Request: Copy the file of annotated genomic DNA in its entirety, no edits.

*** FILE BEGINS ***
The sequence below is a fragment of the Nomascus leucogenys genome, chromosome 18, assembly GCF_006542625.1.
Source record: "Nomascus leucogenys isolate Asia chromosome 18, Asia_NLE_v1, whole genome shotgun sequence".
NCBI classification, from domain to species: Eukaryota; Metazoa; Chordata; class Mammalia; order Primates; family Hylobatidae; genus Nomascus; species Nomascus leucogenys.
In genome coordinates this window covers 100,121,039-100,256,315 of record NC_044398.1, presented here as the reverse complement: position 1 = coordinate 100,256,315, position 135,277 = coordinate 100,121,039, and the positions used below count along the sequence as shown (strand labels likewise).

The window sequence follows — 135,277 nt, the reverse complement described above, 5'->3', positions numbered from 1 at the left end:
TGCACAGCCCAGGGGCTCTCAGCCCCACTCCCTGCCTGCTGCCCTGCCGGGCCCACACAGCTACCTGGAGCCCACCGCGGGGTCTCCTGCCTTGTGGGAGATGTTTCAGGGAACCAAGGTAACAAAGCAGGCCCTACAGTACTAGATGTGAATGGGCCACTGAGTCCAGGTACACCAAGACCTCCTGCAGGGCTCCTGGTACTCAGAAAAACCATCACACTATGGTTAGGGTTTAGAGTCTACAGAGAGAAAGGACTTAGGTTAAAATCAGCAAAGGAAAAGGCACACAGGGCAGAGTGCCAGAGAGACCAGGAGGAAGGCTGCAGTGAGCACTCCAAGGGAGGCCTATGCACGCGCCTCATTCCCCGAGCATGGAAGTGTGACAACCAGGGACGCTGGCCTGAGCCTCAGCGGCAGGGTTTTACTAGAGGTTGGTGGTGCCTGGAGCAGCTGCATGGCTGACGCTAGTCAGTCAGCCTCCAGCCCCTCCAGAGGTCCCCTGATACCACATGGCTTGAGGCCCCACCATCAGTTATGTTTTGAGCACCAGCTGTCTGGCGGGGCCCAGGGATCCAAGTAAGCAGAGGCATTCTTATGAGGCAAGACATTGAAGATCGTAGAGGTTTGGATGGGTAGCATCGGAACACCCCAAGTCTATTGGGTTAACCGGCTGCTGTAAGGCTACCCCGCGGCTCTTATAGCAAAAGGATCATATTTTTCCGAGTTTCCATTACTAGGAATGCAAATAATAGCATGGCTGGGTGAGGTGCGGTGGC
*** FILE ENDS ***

The sequence below is a fragment of the Nomascus leucogenys genome, chromosome 18, assembly GCF_006542625.1.
Source record: "Nomascus leucogenys isolate Asia chromosome 18, Asia_NLE_v1, whole genome shotgun sequence".
NCBI classification, from domain to species: Eukaryota; Metazoa; Chordata; class Mammalia; order Primates; family Hylobatidae; genus Nomascus; species Nomascus leucogenys.
In genome coordinates this window covers 100,121,039-100,256,315 of record NC_044398.1, presented here as the reverse complement: position 1 = coordinate 100,256,315, position 135,277 = coordinate 100,121,039, and the positions used below count along the sequence as shown (strand labels likewise).

The window sequence follows — 135,277 nt, the reverse complement described above, 5'->3', positions numbered from 1 at the left end:
TGCACAGCCCAGGGGCTCTCAGCCCCACTCCCTGCCTGCTGCCCTGCCGGGCCCACACAGCTACCTGGAGCCCACCGCGGGGTCTCCTGCCTTGTGGGAGATGTTTCAGGGAACCAAGGTAACAAAGCAGGCCCTACAGTACTAGATGTGAATGGGCCACTGAGTCCAGGTACACCAAGACCTCCTGCAGGGCTCCTGGTACTCAGAAAAACCATCACACTATGGTTAGGGTTTAGAGTCTACAGAGAGAAAGGACTTAGGTTAAAATCAGCAAAGGAAAAGGCACACAGGGCAGAGTGCCAGAGAGACCAGGAGGAAGGCTGCAGTGAGCACTCCAAGGGAGGCCTATGCACGCGCCTCATTCCCCGAGCATGGAAGTGTGACAACCAGGGACGCTGGCCTGAGCCTCAGCGGCAGGGTTTTACTAGAGGTTGGTGGTGCCTGGAGCAGCTGCATGGCTGACGCTAGTCAGTCAGCCTCCAGCCCCTCCAGAGGTCCCCTGATACCACATGGCTTGAGGCCCCACCATCAGTTATGTTTTGAGCACCAGCTGTCTGGCGGGGCCCAGGGATCCAAGTAAGCAGAGGCATTCTTATGAGGCAAGACATTGAAGATCGTAGAGGTTTGGATGGGTAGCATCGGAACACCCCAAGTCTATTGGGTTAACCGGCTGCTGTAAGGCTACCCCGCGGCTCTTATAGCAAAAGGATCATATTTTTCCGAGTTTCCATTACTAGGAATGCAAATAATAGCATGGCTGGGTGAGGTGCGGTGGC